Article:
"Providing that such injury shall have occurred within one year from the date such injured employee leaves this State; and provided, further, that no recovery can be had by the injured employee hereunder in the event he has elected to pursue his remedy and recovers in the state where such injury occurred."
Tex.Rev.Stat. 8307, § 6a. Vernon's Ann. Civ.St. art. 8306, § 19: "Where the injury for which compensation is payable under this law was caused under circumstances creating a legal liability in some person other than the subscriber to pay damages in respect thereof, the employe may at his option proceed either at law against that person to recover damages or against the association for compensation under this law, but not against both * * *."
Same text, continuing:
"Change: The words `where the contract of employment was made or of the place' in the original Section have been deleted. (Those words followed immediately `Workmen's Compensation Act of the place'.)
"ii. Comment b: Substitute for original Comment b the following Comment b:
"b. Effect of Constitution of United States. If the compensation Act of the State where the contract of employment is made abolishes the common law or statutory right of action either as a result of the fact that the employment was entered into in that State or by reason of the election of the parties to come within the operation of that Act, no action can be maintained in any State irrespective of where the workman was injured or killed unless the State where the wrong occurred has declared the Act obnoxious to its policy of permitting recovery for the protection of the interests of persons living in the State. This result is required as between States of the United States under the full faith and credit clause of the Constitution.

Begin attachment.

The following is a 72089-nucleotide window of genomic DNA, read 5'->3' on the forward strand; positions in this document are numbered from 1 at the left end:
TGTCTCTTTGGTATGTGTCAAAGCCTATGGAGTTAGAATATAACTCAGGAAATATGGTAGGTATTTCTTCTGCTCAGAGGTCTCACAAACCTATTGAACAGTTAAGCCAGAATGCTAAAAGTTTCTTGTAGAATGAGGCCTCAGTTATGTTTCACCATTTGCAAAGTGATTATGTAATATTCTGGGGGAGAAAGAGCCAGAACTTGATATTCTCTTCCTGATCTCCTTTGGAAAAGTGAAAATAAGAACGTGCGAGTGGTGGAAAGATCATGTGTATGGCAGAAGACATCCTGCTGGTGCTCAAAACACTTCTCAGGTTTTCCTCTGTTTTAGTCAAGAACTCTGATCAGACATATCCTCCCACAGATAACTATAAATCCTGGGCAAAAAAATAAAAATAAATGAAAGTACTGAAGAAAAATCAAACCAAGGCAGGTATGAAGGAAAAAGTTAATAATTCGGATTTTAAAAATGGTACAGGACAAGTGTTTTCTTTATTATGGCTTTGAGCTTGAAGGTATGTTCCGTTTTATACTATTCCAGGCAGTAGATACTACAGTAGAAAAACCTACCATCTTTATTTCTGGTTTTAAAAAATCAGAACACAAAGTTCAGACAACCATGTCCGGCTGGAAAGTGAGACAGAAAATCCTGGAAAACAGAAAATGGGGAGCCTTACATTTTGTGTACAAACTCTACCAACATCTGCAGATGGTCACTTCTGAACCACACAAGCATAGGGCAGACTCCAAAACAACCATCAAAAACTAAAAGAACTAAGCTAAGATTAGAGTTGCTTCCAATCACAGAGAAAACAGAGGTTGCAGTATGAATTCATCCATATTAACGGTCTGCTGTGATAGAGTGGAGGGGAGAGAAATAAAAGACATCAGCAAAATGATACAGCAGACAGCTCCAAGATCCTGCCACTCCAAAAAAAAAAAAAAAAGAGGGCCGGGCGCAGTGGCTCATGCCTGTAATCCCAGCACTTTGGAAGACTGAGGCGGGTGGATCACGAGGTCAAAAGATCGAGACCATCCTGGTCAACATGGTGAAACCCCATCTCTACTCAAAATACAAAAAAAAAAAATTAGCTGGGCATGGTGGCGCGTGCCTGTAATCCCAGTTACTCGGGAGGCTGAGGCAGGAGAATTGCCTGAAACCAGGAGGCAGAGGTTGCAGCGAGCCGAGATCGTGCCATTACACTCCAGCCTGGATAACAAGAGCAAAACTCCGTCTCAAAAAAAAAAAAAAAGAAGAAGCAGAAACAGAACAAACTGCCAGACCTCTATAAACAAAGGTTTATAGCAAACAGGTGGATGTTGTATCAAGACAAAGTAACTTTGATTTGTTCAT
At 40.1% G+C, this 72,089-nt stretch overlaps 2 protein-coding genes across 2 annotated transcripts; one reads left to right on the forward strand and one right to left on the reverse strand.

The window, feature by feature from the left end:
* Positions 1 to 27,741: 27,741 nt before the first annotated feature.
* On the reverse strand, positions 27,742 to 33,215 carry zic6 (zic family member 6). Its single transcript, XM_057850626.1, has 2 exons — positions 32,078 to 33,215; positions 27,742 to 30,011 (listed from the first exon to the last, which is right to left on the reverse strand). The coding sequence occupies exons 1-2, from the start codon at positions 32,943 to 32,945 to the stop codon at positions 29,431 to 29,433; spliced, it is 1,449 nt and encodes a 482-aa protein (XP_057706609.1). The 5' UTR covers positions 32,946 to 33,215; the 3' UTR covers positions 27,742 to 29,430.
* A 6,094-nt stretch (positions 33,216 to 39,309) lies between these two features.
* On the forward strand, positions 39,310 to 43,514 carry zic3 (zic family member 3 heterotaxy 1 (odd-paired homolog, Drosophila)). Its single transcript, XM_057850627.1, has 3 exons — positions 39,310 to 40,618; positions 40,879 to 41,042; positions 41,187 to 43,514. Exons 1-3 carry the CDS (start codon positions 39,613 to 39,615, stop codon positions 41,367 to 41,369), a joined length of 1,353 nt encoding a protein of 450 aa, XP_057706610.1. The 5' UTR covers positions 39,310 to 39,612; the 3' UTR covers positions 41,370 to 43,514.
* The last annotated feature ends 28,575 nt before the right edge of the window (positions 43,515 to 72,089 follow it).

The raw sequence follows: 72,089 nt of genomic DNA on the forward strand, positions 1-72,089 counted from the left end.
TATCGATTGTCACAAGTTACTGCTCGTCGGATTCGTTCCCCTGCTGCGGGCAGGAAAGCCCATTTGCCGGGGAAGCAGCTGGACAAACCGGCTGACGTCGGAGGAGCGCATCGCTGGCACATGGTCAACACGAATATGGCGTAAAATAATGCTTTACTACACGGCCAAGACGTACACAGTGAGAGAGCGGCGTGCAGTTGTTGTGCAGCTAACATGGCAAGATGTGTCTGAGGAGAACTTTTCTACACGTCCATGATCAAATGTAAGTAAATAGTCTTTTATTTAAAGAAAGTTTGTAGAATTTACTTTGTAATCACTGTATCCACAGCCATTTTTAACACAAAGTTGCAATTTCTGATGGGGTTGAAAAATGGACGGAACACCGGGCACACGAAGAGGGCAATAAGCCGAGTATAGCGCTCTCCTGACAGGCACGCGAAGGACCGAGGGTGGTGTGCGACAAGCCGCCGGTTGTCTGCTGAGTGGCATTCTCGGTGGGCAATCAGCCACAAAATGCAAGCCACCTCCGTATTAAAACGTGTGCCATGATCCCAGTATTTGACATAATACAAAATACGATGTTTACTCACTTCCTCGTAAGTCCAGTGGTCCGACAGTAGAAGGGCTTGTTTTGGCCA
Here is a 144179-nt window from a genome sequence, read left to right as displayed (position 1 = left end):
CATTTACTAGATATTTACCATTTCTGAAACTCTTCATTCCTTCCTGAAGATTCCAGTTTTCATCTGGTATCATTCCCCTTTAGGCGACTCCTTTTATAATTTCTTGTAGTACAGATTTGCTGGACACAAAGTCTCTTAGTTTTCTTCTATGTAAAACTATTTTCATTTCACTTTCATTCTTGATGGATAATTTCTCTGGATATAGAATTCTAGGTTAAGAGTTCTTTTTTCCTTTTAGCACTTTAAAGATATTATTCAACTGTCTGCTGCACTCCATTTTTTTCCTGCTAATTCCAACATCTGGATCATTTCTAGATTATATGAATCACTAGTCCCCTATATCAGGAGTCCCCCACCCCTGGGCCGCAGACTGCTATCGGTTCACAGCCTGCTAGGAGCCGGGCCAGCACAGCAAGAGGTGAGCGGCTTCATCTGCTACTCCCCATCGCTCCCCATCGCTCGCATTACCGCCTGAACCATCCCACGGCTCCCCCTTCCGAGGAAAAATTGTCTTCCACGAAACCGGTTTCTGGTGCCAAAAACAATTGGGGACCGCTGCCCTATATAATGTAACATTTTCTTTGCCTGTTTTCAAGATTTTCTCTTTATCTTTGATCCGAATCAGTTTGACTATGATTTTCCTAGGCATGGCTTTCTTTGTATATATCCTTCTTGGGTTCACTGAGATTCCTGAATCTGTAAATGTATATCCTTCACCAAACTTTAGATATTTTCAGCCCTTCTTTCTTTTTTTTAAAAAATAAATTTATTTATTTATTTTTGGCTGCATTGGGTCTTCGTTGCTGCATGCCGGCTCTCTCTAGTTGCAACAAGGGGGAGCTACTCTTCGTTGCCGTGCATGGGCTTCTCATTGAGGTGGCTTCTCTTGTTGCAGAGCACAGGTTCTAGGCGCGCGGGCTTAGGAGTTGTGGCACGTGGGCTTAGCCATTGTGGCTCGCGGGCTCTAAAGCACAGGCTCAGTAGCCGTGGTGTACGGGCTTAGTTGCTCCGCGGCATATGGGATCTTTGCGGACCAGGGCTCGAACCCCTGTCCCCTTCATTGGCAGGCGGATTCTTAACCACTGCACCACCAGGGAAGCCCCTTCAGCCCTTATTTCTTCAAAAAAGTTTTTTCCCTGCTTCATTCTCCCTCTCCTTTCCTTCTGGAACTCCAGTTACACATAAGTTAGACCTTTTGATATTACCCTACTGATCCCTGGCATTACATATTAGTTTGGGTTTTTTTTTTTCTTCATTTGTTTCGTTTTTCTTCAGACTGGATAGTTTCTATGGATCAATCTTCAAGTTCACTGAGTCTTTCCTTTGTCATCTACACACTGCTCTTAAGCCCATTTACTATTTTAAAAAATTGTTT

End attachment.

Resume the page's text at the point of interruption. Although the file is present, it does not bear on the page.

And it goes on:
"Change: The clause in the first sentence beginning with the word `unless' is new.
"Reason for changes i and ii: The reconciliation by the Supreme Court of the United States of Bradford Electric Light Co. v. Clapper, 1932, 286 U.S. 145, 52 S. Ct. 571, 76 L. Ed. 1026, 82 A.L.R. 696, in the case of Pacific Employers Insurance Co. v. Industrial Accident Commission, 1939, 306 U.S. 493, 59 S. Ct. 629, 83 L. Ed. 940, makes the change necessary in this Section. In the earlier case, effect was given to the abolition of the right of action by the state of employment, whereas in the latter case, effect was not given to it because of the declared policy of the state injury to allow recovery for the protection of its residents."
Article 2315 of the Louisiana Statutes Annotated Civil Code reading in part: "Every act whatever of man that causes damage to another, obliges him by whose fault it happened to repair it; * * *." See also LSA-R.S. 23:1101
The defendant strongly insists that, by accepting compensation under the Louisiana Act, the plaintiff has elected to pursue his remedy in that State, and, under Texas Rev.Stat. 8306, Sec. 19, Vernon's Ann.Civ.St. art. 8306, § 19 (see footnote 3, supra), that election precludes him from insisting on the Texas law. We do not pass upon that contention since we have held that in any event the law of Louisiana controls
It may be appropriate to note that the provisions of the Seventh Amendment make it necessary for federal courts to draw a sharper distinction between questions of law and questions of fact than need be done by the state courts of Louisiana which can review not only the law but the facts in all civil cases. See Wright v. Paramount-Richards Theatres, 5 Cir., 198 F.2d 303, 306